Can you imagine a Williamsburg without a Jewish congregation?
Here’s a notice of – almost a rumor – of the formation of a synagogue in Williamsburg in 1852.
Williamsburg is described as a “growing town on Long Island”!
From The Occident, Elul 5612, September 1852.
A century ago a Christian Mission to the Jews stood in the heart of Williamsburg. A great sign “The House of the Prince of Peace” stood atop the building, and inside was, among other things, a medical clinic called the Sar Shalom Dispensary.
It was founded by Leopold Cohn, a Hungarian apostate, who founded a ministry to the Jews called the Chosen People Ministry. Amazingly, the ministry founded in 1892 survived eventually became Jews For Jesus, 80 years later!
And even more amazingly, Leopold Cohn (1862-1937) wrote the following about his youth in Hungary:
“At about eighteen years of age I was proficient in Hebrew literature and Talmudic law. I then received from several rabbis, in whose colleges I had studied, a diploma containing a certificate of my good character and acquirements and and authority to become a rabbi. This was confirmed by my first and chief rabbi, a miracle performer, S. L. Teitelbaum, in Sziget.”
That is, the Williamsburg missionary Cohn was a student of the Yetev Lev, progenitor of the Satmar rebbes, in his youth, in Sighet!
Pre-Shovues shopping days in Williamsburg: Video captures a custom unique to Shovues and it isn’t about creamy cheesecakes.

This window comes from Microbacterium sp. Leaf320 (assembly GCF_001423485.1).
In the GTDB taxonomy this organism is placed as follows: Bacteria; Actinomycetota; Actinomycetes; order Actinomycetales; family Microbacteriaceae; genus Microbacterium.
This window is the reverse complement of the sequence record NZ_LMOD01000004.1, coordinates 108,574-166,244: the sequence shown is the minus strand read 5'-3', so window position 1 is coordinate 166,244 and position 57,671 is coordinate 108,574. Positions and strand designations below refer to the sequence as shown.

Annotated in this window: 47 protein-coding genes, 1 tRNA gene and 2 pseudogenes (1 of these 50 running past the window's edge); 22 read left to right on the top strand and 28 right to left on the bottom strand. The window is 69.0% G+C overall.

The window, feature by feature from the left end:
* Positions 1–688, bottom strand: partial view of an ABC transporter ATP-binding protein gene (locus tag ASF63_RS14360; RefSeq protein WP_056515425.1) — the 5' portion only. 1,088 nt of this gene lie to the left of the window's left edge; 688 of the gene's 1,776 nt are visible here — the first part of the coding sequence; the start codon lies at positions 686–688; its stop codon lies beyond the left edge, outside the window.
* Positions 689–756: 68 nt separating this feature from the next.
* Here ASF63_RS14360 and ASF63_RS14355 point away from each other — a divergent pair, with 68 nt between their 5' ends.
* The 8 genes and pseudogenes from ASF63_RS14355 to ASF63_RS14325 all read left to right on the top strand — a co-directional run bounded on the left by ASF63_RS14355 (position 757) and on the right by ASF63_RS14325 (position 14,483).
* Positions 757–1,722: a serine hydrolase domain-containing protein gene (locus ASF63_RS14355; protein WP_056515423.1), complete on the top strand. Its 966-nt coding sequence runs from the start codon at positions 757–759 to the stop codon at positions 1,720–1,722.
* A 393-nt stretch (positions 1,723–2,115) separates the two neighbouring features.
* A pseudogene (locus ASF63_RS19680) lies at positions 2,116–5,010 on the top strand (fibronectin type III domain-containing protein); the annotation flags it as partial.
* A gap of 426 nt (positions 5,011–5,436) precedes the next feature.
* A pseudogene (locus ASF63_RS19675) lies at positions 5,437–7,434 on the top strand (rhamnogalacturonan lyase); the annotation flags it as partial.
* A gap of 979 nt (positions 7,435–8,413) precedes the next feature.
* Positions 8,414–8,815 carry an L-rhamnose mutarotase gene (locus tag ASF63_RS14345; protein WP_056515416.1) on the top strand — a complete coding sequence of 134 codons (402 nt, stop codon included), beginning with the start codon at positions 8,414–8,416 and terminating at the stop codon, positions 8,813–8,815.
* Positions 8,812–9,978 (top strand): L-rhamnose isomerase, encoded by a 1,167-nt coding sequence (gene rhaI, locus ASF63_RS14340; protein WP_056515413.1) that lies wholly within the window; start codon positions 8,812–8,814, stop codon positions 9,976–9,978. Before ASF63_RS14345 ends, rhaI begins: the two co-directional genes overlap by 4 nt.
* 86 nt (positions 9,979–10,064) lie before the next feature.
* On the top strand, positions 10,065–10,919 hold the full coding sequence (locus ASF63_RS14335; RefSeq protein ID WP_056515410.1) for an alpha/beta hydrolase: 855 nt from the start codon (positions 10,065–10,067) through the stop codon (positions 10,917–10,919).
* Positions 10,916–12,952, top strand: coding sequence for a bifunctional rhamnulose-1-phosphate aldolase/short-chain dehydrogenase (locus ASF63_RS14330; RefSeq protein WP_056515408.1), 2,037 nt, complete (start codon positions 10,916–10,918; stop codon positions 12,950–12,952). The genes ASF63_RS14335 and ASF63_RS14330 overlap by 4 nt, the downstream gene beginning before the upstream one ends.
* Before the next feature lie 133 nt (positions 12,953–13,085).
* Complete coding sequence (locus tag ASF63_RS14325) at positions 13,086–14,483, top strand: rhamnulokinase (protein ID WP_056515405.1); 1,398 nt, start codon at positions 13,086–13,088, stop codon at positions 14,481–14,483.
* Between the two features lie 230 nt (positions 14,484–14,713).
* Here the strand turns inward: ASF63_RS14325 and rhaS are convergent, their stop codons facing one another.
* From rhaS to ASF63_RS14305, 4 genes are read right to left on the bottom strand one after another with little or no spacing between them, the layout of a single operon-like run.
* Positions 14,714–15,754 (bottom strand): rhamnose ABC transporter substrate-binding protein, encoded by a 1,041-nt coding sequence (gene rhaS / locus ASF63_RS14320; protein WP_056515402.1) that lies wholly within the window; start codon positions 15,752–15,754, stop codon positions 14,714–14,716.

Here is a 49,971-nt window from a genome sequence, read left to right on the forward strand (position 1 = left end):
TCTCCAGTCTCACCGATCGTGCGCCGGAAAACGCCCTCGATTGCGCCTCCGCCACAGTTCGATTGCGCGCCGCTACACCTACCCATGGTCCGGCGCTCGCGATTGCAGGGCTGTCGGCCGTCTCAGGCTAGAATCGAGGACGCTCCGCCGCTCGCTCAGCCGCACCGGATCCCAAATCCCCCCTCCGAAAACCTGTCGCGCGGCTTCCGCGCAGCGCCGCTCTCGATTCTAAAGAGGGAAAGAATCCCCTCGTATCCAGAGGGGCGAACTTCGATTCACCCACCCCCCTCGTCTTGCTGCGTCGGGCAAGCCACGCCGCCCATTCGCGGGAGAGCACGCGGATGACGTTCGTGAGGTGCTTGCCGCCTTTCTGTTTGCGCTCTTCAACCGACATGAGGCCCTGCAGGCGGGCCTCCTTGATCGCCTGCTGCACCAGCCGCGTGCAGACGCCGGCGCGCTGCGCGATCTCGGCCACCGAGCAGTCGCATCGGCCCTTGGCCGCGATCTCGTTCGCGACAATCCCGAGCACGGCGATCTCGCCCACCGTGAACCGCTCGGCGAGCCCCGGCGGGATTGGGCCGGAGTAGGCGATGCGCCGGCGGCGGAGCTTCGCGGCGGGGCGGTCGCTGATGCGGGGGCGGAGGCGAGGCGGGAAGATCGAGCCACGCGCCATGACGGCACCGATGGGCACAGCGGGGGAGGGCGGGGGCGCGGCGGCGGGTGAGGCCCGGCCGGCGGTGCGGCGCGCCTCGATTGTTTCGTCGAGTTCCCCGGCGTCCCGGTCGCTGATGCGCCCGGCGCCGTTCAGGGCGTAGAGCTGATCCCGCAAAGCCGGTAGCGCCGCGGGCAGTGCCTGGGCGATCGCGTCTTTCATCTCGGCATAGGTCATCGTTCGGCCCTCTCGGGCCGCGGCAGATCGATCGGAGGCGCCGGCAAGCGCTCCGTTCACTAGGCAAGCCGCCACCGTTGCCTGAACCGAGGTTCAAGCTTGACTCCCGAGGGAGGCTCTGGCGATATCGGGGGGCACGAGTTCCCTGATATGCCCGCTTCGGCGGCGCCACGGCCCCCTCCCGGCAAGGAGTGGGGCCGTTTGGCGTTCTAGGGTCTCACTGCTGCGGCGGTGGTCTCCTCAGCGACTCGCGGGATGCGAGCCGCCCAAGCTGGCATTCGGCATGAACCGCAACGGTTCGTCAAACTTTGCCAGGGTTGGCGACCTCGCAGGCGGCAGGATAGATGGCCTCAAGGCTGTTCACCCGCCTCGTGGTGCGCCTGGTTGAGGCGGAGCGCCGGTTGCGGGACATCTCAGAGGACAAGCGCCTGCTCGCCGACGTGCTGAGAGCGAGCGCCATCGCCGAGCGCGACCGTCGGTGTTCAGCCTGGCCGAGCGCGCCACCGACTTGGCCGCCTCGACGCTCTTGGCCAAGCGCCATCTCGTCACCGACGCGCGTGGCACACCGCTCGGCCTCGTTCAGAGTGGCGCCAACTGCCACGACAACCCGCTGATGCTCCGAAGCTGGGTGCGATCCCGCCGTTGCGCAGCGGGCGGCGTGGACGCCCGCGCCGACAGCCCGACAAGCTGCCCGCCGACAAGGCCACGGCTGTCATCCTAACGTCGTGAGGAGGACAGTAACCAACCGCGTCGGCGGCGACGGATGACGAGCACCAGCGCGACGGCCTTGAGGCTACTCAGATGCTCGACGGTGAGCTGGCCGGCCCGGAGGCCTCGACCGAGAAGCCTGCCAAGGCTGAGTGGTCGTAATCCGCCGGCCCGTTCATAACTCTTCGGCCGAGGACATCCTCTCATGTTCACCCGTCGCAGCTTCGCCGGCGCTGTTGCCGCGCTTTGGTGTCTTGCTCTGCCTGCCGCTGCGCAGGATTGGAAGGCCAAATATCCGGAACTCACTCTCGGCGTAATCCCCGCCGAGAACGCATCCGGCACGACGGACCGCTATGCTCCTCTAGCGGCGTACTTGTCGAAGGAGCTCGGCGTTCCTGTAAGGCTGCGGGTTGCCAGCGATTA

To local florists in Hasidic Williamsbrug, business this week is busy. Very busy. The Shovues holiday substitutes for lost opportunities on Valentine’s Day and Mother’s Day, two holidays Hasidim generally don’t celebrate.
In the days leading up to Shovues, families and acquaintances will exchange the language of flowers. And by the time the holiday arrives – and shopping and commerce have come to a total halt in Hasidic Williamsburg – greenery and floral decorations will augment the holiday spirit in dining rooms at home, where holiday meals with family will be feasted, and around the bimah and aron hakodesh in synagogue halls, where holiday prayers and services will be held.
Note in the video how local religious schools also benefit from the increased demand, setting up competing ad-hoc florist bazaars.
Video courtesy of VINNews, 2013
Blog post by Yoelish